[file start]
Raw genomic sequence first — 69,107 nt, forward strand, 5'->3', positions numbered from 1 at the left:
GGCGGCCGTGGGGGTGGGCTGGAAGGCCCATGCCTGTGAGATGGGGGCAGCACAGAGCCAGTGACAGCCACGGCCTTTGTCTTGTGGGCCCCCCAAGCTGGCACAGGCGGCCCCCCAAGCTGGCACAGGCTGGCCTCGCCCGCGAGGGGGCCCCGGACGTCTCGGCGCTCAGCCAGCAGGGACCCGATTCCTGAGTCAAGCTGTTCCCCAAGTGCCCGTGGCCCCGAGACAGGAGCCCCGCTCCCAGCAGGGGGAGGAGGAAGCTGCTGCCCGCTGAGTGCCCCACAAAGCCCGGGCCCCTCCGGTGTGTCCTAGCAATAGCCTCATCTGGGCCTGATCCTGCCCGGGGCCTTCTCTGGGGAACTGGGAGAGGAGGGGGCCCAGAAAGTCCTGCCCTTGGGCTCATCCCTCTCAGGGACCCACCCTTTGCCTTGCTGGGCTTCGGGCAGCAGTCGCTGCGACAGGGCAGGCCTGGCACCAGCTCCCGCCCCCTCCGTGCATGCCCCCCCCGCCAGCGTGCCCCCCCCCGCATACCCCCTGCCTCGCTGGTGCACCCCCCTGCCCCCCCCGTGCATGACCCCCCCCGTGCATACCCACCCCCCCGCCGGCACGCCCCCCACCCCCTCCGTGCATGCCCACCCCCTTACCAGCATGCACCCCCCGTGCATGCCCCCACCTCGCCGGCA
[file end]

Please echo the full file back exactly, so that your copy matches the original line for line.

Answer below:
Raw genomic sequence first — 69,107 nt, forward strand, 5'->3', positions numbered from 1 at the left:
GGCGGCCGTGGGGGTGGGCTGGAAGGCCCATGCCTGTGAGATGGGGGCAGCACAGAGCCAGTGACAGCCACGGCCTTTGTCTTGTGGGCCCCCCAAGCTGGCACAGGCGGCCCCCCAAGCTGGCACAGGCTGGCCTCGCCCGCGAGGGGGCCCCGGACGTCTCGGCGCTCAGCCAGCAGGGACCCGATTCCTGAGTCAAGCTGTTCCCCAAGTGCCCGTGGCCCCGAGACAGGAGCCCCGCTCCCAGCAGGGGGAGGAGGAAGCTGCTGCCCGCTGAGTGCCCCACAAAGCCCGGGCCCCTCCGGTGTGTCCTAGCAATAGCCTCATCTGGGCCTGATCCTGCCCGGGGCCTTCTCTGGGGAACTGGGAGAGGAGGGGGCCCAGAAAGTCCTGCCCTTGGGCTCATCCCTCTCAGGGACCCACCCTTTGCCTTGCTGGGCTTCGGGCAGCAGTCGCTGCGACAGGGCAGGCCTGGCACCAGCTCCCGCCCCCTCCGTGCATGCCCCCCCCGCCAGCGTGCCCCCCCCCGCATACCCCCTGCCTCGCTGGTGCACCCCCCTGCCCCCCCCGTGCATGACCCCCCCCGTGCATACCCACCCCCCCGCCGGCACGCCCCCCACCCCCTCCGTGCATGCCCACCCCCTTACCAGCATGCACCCCCCGTGCATGCCCCCACCTCGCCGGCA